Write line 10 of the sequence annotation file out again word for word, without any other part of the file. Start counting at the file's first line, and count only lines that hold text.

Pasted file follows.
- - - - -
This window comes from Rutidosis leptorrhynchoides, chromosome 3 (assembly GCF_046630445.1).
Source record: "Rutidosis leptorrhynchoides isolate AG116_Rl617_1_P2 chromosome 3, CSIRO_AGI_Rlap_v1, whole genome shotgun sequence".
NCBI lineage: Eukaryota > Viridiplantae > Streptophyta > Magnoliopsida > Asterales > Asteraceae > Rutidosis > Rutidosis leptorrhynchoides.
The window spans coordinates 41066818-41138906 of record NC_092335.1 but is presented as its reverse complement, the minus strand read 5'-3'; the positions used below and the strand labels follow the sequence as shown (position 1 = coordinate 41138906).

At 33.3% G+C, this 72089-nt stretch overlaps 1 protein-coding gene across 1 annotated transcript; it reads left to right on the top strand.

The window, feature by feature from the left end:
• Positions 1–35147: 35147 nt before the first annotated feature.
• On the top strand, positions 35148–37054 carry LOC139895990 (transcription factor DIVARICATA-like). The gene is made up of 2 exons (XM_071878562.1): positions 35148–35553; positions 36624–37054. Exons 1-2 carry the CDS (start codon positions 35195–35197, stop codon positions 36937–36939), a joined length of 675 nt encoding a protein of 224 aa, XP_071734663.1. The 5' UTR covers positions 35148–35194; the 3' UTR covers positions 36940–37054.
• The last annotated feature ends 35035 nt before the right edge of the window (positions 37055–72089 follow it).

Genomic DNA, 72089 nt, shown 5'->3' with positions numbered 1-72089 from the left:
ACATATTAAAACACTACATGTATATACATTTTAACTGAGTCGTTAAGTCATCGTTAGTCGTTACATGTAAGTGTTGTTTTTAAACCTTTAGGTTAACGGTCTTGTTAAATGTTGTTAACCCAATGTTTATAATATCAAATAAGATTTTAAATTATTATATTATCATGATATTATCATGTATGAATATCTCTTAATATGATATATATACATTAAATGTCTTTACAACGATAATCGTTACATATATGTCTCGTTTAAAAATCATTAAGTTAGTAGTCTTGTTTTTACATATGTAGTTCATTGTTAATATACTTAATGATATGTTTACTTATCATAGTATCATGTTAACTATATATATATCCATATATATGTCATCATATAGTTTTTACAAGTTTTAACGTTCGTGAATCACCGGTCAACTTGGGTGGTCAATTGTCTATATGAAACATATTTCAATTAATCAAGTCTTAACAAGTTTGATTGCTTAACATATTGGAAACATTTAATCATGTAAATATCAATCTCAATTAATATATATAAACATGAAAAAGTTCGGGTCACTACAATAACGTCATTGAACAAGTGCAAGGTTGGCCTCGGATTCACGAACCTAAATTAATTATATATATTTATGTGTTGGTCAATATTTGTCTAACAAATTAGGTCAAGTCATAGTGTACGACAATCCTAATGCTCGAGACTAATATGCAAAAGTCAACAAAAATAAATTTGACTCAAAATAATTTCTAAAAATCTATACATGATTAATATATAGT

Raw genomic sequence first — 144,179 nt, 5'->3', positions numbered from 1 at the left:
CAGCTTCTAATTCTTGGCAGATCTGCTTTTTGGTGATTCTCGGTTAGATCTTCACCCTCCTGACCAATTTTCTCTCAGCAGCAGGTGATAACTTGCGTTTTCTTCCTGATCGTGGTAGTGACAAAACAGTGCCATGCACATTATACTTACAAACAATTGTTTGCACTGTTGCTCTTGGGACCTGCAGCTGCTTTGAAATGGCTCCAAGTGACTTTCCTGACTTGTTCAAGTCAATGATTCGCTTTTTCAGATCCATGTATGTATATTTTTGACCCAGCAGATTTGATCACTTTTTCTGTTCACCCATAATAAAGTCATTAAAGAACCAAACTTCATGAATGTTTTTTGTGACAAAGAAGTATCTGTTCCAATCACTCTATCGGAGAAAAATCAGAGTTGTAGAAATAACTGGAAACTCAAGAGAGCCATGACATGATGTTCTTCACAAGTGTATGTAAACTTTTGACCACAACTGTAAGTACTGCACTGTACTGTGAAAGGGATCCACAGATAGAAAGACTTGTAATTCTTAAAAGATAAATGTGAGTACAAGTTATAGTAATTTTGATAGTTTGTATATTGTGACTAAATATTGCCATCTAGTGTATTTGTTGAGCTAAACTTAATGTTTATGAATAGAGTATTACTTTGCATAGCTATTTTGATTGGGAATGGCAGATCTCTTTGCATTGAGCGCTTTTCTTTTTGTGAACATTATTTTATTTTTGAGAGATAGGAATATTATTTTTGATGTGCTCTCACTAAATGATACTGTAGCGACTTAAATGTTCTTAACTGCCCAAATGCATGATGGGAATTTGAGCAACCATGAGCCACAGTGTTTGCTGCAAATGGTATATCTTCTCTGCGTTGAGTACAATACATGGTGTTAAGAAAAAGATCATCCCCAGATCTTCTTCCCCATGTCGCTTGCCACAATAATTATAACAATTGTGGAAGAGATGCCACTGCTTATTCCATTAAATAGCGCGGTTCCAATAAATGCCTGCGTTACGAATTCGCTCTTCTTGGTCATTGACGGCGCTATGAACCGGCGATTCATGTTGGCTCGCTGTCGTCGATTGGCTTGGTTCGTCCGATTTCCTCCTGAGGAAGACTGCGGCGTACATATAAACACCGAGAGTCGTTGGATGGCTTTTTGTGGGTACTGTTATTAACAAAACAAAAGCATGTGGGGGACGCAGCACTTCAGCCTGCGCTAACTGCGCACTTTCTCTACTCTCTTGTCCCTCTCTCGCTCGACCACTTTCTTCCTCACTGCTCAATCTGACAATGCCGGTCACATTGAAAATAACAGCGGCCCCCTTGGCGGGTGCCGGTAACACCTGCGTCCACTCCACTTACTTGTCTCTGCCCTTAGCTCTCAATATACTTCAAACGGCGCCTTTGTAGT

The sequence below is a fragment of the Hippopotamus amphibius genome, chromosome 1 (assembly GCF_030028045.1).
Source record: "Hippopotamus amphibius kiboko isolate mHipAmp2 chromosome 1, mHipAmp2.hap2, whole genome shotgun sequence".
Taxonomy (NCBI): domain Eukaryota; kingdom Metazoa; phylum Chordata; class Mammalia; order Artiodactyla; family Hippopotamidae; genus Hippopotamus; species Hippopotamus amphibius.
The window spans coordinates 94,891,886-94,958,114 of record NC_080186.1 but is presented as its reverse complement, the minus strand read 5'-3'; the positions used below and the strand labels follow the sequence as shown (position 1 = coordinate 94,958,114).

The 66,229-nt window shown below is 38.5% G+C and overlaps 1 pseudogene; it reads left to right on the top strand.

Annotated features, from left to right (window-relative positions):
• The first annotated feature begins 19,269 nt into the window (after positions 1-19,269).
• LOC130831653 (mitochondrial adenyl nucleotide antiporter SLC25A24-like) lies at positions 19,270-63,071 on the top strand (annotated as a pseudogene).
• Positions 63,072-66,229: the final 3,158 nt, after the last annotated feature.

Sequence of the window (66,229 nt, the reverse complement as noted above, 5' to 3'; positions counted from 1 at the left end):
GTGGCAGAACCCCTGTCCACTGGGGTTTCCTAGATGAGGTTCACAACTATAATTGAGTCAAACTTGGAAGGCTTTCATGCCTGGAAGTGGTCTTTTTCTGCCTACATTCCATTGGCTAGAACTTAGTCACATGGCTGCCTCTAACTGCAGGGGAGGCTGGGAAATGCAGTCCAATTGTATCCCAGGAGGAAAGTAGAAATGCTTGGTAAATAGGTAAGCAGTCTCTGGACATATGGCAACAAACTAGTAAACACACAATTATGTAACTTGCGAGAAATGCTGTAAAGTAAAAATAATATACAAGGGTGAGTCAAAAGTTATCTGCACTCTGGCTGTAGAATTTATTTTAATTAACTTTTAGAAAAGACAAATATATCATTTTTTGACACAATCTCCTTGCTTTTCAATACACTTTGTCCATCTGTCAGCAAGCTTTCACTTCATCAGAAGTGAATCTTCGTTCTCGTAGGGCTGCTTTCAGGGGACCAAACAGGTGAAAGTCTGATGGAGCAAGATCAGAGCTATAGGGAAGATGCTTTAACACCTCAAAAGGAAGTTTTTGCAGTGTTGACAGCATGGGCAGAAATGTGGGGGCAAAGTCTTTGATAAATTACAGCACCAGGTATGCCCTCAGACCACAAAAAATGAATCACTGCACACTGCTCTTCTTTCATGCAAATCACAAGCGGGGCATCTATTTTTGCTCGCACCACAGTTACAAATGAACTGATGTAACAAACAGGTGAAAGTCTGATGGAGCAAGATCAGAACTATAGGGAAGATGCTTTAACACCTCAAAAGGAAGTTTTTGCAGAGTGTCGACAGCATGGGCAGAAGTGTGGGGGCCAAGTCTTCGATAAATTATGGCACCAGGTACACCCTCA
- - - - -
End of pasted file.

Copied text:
Genomic DNA, 72089 nt, shown 5'->3' with positions numbered 1-72089 from the left: